David Hutton will be speaking about a project to examine how patients and providers make decisions and value different attributes of high-cost biologic medications for ophthalmologic use.
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Aaron Scherer, PhD
Aaron Scherer will be speaking about a series of studies exploring how beliefs in medical conspiracies influence medical decision making.
Jon Keevil from Health Decision will be speaking about working with EMRs to incorporate icon arrays for physician-patient communication.
Melissa will speak about an internal grant to better understand provider practices, specific to involving pediatric patients in end of life planning, prognostication and involvement in difficult medical decision-making.
Chithra Perumalswami is a general internist and palliative care specialist. After training at the University of Michigan for undergraduate (English and Cellular and Molecular Biology) and graduate school (medical school & residency), she worked at Northwestern University as a clinician educator in hospital medicine. During that time, she trained in hospice and palliative medicine and also worked on several local and statewide quality improvement initiatives. She subsequently returned to the University of Michigan where she recently completed a Robert Wood Johnson/US Department of Vet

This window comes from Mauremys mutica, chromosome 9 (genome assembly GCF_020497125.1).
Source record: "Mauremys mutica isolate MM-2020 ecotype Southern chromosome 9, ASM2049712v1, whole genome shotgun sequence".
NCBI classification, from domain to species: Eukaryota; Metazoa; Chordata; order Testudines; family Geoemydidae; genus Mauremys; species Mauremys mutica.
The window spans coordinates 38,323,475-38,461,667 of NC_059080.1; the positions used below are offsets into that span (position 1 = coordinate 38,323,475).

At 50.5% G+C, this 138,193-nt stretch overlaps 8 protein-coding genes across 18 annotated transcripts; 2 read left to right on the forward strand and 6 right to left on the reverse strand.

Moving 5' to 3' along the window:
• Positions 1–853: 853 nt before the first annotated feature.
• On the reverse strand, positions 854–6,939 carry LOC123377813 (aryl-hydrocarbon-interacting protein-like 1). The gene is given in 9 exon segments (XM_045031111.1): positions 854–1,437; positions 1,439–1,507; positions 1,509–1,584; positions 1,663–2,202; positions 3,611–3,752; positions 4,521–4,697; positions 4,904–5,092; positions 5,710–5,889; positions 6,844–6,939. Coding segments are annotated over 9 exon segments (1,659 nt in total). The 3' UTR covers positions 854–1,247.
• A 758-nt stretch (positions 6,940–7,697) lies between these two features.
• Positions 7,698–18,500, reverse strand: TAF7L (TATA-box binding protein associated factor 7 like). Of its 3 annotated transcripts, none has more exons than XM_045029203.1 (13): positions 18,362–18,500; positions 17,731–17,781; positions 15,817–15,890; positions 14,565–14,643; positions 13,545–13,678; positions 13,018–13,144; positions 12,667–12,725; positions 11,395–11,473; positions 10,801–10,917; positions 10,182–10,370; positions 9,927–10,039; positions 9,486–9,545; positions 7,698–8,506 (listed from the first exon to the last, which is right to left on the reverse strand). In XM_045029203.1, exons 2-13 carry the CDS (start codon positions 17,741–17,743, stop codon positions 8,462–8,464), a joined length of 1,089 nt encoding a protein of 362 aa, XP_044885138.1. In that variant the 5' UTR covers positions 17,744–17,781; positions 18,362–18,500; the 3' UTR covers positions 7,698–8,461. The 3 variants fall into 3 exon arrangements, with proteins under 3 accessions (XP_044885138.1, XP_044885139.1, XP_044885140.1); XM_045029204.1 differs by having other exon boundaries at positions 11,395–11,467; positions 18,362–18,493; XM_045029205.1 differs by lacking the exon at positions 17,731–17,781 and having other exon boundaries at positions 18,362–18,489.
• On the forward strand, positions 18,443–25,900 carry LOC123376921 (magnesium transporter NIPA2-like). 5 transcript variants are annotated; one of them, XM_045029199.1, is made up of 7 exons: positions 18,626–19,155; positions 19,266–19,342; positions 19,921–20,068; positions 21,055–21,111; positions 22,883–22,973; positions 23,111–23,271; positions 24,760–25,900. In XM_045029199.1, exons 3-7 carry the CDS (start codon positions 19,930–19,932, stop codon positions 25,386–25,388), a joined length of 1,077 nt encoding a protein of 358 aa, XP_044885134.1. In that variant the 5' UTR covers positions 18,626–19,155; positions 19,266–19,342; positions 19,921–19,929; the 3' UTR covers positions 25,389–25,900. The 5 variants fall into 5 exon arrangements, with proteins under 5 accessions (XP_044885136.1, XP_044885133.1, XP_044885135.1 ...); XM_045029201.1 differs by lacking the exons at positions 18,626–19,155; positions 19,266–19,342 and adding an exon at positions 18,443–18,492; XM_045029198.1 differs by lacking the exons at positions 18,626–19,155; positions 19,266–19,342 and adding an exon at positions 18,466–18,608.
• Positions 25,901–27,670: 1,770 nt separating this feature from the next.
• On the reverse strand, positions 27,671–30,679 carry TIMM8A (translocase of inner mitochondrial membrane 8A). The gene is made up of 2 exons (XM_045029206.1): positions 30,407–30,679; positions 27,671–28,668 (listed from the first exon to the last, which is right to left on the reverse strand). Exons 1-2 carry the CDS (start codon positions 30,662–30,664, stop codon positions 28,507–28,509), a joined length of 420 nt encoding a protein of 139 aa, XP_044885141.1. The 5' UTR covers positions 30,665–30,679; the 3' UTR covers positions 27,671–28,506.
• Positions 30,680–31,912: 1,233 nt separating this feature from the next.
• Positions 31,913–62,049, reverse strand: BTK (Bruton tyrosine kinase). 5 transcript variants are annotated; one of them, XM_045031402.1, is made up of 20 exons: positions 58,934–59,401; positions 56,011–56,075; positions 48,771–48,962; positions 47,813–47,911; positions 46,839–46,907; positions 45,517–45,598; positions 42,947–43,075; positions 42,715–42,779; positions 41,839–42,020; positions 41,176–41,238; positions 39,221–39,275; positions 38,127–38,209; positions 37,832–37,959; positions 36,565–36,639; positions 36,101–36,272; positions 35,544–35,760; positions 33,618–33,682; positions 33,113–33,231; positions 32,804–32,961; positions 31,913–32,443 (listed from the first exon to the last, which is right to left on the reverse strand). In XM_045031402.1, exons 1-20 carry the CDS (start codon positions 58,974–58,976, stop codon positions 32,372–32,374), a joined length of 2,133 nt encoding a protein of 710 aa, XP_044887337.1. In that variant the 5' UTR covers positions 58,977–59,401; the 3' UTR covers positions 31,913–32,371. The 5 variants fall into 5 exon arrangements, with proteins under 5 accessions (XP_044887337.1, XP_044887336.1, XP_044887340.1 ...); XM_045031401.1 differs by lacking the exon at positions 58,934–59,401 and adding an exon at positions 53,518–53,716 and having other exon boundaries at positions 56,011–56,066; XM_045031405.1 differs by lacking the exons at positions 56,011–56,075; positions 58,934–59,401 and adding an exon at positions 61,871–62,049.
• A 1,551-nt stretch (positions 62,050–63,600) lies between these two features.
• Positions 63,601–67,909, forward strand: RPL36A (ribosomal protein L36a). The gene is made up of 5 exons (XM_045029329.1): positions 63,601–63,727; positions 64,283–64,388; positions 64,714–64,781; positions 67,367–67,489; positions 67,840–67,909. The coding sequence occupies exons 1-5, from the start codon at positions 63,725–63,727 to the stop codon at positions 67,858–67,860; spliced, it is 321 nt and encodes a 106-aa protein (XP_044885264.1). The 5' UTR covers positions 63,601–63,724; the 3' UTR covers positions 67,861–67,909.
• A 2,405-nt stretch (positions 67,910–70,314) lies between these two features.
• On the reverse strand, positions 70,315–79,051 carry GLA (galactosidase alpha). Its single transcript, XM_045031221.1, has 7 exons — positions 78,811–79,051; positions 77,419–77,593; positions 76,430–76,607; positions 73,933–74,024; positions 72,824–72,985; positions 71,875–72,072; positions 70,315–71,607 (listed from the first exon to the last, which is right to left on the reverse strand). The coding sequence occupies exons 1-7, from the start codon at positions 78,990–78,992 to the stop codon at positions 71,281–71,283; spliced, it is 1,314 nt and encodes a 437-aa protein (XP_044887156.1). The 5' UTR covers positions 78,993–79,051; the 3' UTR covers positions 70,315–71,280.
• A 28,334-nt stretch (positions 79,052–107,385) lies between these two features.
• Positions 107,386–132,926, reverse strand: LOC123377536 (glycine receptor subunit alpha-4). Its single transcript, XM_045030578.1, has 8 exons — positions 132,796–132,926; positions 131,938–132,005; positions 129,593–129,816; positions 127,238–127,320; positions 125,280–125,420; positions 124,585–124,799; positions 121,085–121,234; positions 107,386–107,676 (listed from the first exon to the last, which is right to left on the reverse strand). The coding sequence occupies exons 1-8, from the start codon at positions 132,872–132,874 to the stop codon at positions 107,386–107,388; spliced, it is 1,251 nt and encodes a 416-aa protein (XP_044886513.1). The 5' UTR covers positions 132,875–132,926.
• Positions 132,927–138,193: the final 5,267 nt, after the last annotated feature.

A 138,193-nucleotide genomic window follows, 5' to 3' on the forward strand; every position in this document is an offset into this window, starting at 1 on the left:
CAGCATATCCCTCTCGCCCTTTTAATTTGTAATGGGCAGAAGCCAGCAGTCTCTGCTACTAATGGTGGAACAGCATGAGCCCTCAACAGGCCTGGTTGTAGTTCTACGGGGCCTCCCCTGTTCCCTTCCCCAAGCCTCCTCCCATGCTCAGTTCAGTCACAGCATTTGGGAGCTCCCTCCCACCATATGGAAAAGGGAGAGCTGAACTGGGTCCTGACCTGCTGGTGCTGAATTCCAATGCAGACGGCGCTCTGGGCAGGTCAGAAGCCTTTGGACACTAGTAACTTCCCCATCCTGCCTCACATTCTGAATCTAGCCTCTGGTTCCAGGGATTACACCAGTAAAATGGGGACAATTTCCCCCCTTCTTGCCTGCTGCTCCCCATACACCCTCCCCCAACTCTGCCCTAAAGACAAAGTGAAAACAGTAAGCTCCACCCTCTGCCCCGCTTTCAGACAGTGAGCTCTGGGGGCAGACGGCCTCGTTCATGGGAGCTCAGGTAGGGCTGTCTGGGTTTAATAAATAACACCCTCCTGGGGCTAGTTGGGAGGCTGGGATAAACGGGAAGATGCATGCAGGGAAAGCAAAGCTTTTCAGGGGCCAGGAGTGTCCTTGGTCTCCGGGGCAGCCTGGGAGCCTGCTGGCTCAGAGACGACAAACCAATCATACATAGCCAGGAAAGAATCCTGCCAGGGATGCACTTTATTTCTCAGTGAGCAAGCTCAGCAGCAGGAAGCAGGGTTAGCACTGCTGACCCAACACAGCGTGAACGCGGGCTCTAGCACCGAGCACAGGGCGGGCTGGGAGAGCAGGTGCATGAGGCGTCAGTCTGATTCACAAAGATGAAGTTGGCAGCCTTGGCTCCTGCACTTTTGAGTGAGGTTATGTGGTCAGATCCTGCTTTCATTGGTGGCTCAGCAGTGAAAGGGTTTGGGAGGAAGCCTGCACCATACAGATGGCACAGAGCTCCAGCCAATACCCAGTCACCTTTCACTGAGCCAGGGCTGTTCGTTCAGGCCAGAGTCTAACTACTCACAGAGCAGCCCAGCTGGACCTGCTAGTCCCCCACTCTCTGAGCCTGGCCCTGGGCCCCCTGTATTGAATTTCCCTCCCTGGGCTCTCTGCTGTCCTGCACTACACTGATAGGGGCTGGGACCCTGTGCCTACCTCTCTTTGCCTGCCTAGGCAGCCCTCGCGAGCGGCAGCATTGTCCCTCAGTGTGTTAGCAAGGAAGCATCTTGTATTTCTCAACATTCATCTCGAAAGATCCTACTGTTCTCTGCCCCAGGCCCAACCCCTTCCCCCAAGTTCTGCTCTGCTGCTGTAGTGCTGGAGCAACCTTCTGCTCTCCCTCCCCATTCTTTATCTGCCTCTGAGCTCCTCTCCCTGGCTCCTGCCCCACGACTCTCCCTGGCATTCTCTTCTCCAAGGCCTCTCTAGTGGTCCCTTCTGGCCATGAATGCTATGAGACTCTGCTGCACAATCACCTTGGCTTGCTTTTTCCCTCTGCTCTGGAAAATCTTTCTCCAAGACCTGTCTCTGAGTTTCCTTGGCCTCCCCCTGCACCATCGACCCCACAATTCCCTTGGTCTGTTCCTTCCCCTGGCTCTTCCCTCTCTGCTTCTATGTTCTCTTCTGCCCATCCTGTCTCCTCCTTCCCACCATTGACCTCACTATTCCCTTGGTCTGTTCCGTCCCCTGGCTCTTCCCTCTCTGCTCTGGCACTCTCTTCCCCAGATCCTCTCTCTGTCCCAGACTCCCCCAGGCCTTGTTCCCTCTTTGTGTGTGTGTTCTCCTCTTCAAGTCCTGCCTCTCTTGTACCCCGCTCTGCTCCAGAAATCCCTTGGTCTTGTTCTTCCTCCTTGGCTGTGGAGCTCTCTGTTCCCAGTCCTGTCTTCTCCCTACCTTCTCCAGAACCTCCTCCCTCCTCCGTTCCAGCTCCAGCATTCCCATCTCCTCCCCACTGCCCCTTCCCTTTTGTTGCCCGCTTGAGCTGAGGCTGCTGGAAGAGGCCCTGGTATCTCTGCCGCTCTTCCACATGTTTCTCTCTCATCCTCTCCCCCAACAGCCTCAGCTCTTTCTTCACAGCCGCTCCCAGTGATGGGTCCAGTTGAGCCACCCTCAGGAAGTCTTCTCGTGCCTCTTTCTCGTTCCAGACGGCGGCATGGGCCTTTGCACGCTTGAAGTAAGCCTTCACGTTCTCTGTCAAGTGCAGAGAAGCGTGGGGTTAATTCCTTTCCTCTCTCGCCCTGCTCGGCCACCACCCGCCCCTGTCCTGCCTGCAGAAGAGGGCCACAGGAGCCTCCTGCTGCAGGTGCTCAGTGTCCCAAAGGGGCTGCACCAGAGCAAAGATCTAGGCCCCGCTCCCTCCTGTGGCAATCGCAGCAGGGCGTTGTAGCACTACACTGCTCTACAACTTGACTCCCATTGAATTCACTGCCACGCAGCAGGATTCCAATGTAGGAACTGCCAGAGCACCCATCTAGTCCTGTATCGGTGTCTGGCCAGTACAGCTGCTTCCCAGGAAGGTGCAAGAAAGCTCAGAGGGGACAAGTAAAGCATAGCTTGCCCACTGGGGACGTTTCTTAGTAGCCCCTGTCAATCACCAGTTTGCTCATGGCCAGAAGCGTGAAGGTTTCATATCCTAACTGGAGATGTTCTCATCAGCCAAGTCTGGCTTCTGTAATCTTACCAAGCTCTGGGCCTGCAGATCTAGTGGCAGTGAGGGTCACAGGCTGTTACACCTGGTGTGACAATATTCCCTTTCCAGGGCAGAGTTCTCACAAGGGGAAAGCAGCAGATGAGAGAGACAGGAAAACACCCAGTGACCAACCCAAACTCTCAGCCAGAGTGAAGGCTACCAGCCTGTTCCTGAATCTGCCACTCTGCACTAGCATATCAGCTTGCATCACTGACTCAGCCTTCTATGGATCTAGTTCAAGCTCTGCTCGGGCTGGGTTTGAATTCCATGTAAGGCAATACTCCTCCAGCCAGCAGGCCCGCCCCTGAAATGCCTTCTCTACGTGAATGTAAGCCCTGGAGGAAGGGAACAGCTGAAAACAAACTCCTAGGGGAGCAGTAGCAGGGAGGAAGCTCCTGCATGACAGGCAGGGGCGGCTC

The 2018-2019 application cycle is now closed.
The Center for Bioethics and Social Sciences in Medicine (CBSSM), a multidisciplinary research unit sponsored by the University of Michigan Medical School Dean's Office, the Office of Clinical Affairs, and the Department of Internal Medicine, has an active program for Postdoctoral Research Fellows. Dr. Brian Zikmund-Fisher, Associate Director of CBSSM, leads the CBSSM Postdoctoral Research Fellowship Program.
Bioethics Postdoctoral Research Fellow
Active projects in bioethics at CBSSM currently include the ethical, legal, and social implications of genomic medicine, human subjects research ethics, empirical research with relevance to clinical ethics, global bioethics, gender equity, reproductive justice, deliberative democratic methods in bioethics, resource allocation, ethical issues associated with learning health systems, and the sociology of medical ethics/bioethics, among others. Candidates' area of focus must be in bioethics, although their backgrounds may be in social or natural sciences, humanities, medicine, or law.
Decision Sciences Postdoctoral Research Fellow
This fellowship focuses on understanding and improving the health care communication and decisions made by both patients and providers. Past postdoctoral fellows have included scholars whose research in health care communication and decision making has been approached using theories drawn from social cognition, motivation and emotion, risk communication, human factors, ethics, and economics.
The mission of CBSSM is to be the premier intellectual gathering place of clinicians, social scientists, bioethicists, and all others interested in improving individual and societal health through scholarship and service. CBSSM acts as a "home" for anyone interested in applying empirical social science methods to improve health.